Please use this identifier to cite or link to this item: https://hdl.handle.net/10356/164592
Title: Forecasting length of stay: will it be clear or cloudy today?
Authors: Deng, Charles
Reddy, Arjun
Kavitesh, Bali Kavitesh
Babu, Myoungmee
Babu, Benson A.
Keywords: Engineering::Computer science and engineering
Issue Date: 2022
Source: Deng, C., Reddy, A., Kavitesh, B. K., Babu, M. & Babu, B. A. (2022). Forecasting length of stay: will it be clear or cloudy today?. Intelligence-Based Medicine, 6, 100078-. https://dx.doi.org/10.1016/j.ibmed.2022.100078
Journal: Intelligence-Based Medicine 
Abstract: Objective: Patient length of stay (LOS) is a vital metric for hospital operational efficiency, and shorter LOS is tied to better patient outcomes and improved financial performance. Models that provide accurate, real-time LOS forecasts can help hospitals effectively manage their resources and bed capacity. Forecasting LOS is a perfect problem for modern machine learning methods. In this paper, we conduct a descriptive literature review of studies that use machine learning methods to predict LOS. Methods: We searched Embase, PubMed, DBLP, Google Scholar, IEEE Xplore, and Cochrane databases for articles published between 2008 and 2021 that use machine learning models to forecast patient LOS. From 87 articles identified through keyword search and the two articles identified using the snowball method, we used pre-specified inclusion criteria to select the final 12 articles in the descriptive literature review. The articles are international, retrospective, and carried out during the ML development lifecycle. Results: Most studies approached the LOS forecasting problem as a classification problem, with a minority of studies opting to train regression models instead. The most frequently used models included support vector machines, random forests, gradient boosted trees, logistic regressions, and neural networks. In general, tree-based models like random forests and gradient boosted trees had the best performance – stacked methods that combined the predictions of multiple models also performed well. Several studies used natural language processing (NLP) methods and other techniques to extract features from unstructured electronic health record data and improve model performance. In addition to model and feature selection, data preprocessing decisions, such as careful handling of missing data and resampling to address the class imbalance, significantly improved model performance. Conclusion: Machine learning methods are capable of forecasting patient LOS with impressive accuracy. However, most studies were designed as pre-deployment experimental models. As AI applications advance, a systematic approach to crafting high-quality data management and monitoring during real-time clinical ML production is essential to developing a precise prediction service. While in production, factors such as data drift recognition, monitoring, and correction are required for accurate model performance. Future longitudinal studies must validate these models during production to recognize their real-world healthcare impact.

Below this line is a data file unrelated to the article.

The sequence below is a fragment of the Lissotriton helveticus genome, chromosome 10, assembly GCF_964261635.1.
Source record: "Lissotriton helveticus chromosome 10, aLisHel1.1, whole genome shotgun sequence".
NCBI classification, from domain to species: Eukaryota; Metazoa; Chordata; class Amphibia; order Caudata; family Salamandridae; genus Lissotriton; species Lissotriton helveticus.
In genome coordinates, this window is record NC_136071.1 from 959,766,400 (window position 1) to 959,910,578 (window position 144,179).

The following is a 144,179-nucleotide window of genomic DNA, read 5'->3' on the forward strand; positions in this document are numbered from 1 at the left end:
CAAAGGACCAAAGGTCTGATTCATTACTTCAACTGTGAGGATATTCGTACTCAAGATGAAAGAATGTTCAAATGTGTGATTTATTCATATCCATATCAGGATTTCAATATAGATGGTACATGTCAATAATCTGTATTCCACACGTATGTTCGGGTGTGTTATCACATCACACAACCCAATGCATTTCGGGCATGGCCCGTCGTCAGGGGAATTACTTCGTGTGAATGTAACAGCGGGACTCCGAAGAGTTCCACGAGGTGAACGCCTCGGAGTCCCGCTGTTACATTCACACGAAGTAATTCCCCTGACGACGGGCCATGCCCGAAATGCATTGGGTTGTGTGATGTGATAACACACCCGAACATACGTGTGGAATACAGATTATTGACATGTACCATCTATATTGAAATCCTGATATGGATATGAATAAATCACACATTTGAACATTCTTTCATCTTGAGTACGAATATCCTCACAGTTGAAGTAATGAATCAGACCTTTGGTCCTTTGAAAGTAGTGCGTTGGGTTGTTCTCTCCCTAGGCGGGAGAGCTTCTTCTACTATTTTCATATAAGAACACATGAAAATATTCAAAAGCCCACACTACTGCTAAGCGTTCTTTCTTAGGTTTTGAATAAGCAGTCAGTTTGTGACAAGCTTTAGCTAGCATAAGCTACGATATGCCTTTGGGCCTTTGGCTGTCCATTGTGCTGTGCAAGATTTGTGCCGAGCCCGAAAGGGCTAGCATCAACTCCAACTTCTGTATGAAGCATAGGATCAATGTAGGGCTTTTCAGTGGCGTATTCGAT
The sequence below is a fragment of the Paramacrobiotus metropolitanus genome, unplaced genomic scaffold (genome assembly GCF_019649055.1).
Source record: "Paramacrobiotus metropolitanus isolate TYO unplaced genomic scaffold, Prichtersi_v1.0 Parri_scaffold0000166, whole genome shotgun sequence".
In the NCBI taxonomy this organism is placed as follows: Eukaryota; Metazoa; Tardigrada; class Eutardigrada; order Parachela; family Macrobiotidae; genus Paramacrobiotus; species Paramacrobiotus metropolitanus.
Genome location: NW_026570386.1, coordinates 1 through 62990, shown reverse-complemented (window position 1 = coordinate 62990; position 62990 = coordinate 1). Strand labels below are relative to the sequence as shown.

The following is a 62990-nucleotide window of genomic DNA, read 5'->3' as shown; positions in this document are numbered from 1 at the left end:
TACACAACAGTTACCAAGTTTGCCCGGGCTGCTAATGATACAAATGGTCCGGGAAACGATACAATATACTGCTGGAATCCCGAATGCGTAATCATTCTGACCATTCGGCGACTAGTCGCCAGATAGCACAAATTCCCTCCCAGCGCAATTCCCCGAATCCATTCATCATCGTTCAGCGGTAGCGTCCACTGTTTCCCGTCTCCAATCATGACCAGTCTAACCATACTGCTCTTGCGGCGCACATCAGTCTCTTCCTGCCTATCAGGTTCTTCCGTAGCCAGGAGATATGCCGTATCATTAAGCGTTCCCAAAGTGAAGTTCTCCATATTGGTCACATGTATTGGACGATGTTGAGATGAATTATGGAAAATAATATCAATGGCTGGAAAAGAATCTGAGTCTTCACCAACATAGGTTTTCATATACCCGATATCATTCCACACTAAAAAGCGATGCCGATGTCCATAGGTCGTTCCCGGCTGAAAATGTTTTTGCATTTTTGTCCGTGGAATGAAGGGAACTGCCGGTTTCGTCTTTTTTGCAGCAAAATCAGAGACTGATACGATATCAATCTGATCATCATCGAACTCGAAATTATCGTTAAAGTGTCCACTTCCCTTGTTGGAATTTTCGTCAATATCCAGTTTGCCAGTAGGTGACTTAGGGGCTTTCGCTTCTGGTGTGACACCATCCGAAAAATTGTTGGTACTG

URI: https://hdl.handle.net/10356/164592
ISSN: 2666-5212
DOI: 10.1016/j.ibmed.2022.100078
Schools: School of Computer Science and Engineering 
Rights: © 2022 The Authors. Published by Elsevier B.V. This is an open access article under the CC BY-NC-ND license (http://creativecommons.org/licenses/by-nc-nd/4.0/).
Fulltext Permission: open
Fulltext Availability: With Fulltext
Appears in Collections:SCSE Journal Articles

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